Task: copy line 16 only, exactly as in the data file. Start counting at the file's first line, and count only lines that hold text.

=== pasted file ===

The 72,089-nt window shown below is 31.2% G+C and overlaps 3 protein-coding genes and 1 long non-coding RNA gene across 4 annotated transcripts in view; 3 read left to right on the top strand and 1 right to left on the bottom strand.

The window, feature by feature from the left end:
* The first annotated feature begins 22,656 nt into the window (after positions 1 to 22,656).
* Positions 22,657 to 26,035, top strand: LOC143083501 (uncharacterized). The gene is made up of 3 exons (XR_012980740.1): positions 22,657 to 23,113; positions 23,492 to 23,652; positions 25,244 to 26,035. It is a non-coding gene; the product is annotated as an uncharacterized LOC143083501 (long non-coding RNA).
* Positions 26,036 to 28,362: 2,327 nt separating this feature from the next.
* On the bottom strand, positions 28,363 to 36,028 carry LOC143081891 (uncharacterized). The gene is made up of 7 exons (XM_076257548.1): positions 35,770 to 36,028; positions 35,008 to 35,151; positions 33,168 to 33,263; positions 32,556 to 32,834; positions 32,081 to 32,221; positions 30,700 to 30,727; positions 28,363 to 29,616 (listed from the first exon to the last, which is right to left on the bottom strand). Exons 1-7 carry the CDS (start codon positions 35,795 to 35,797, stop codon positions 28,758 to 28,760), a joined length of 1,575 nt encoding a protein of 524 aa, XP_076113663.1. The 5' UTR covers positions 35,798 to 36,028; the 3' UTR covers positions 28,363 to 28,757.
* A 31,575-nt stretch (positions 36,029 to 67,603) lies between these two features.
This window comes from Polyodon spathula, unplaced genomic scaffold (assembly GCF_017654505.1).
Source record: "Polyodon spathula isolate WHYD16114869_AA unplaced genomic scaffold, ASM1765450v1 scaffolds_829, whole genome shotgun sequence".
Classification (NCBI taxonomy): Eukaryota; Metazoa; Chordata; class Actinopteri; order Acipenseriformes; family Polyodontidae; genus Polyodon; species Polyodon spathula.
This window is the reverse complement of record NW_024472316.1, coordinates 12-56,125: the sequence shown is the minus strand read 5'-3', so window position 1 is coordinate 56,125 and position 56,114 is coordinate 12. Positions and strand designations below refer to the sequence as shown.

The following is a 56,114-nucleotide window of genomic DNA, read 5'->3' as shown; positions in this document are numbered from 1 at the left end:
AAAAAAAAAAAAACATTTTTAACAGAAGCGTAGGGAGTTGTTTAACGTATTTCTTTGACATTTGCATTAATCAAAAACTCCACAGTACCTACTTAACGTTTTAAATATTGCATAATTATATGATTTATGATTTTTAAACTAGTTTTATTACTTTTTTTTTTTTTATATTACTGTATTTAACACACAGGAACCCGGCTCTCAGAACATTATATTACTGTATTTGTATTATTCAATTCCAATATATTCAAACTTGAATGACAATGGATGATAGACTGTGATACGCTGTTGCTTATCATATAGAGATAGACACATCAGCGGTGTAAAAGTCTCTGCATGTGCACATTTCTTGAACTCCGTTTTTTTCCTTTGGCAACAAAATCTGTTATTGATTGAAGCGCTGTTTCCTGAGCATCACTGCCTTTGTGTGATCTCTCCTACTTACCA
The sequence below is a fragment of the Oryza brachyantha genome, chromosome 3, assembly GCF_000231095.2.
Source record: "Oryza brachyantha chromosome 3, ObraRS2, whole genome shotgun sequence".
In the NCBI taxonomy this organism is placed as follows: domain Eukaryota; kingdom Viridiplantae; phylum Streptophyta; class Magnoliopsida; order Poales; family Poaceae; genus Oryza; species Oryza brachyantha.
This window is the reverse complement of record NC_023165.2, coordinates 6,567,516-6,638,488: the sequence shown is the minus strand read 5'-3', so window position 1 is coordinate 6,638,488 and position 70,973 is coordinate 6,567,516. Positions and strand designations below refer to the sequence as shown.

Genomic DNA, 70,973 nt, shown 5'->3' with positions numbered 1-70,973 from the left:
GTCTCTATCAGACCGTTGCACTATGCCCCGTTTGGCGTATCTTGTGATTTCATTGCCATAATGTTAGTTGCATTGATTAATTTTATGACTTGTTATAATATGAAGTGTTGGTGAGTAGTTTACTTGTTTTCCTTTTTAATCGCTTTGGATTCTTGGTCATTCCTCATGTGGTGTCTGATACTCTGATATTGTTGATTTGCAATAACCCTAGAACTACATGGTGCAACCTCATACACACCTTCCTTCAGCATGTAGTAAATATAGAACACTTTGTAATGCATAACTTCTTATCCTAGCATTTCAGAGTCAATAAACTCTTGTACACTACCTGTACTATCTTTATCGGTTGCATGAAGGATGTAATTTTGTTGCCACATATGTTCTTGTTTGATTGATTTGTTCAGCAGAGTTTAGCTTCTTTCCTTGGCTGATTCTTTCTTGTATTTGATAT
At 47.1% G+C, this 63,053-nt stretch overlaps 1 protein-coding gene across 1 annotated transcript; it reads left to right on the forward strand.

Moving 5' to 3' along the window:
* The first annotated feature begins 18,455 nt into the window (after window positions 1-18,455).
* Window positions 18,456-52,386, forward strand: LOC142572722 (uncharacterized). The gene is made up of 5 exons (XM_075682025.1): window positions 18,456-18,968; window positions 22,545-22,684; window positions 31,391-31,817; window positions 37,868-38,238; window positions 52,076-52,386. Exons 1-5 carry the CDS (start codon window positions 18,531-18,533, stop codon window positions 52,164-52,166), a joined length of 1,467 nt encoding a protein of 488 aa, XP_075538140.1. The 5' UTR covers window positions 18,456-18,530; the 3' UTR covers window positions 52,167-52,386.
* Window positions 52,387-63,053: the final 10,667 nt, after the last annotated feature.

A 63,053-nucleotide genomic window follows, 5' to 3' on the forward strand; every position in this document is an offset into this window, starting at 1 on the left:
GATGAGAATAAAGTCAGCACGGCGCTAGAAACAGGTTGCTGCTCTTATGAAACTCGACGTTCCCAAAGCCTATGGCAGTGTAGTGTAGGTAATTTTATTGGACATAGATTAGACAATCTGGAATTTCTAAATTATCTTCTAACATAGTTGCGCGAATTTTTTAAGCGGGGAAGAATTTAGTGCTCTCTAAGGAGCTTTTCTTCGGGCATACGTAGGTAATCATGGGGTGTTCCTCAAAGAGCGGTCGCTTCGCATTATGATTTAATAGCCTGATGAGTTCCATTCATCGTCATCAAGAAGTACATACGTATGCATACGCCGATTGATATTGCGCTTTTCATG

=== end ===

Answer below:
In the NCBI taxonomy this organism is placed as follows: domain Eukaryota; kingdom Viridiplantae; phylum Streptophyta; class Magnoliopsida; order Poales; family Poaceae; genus Oryza; species Oryza brachyantha.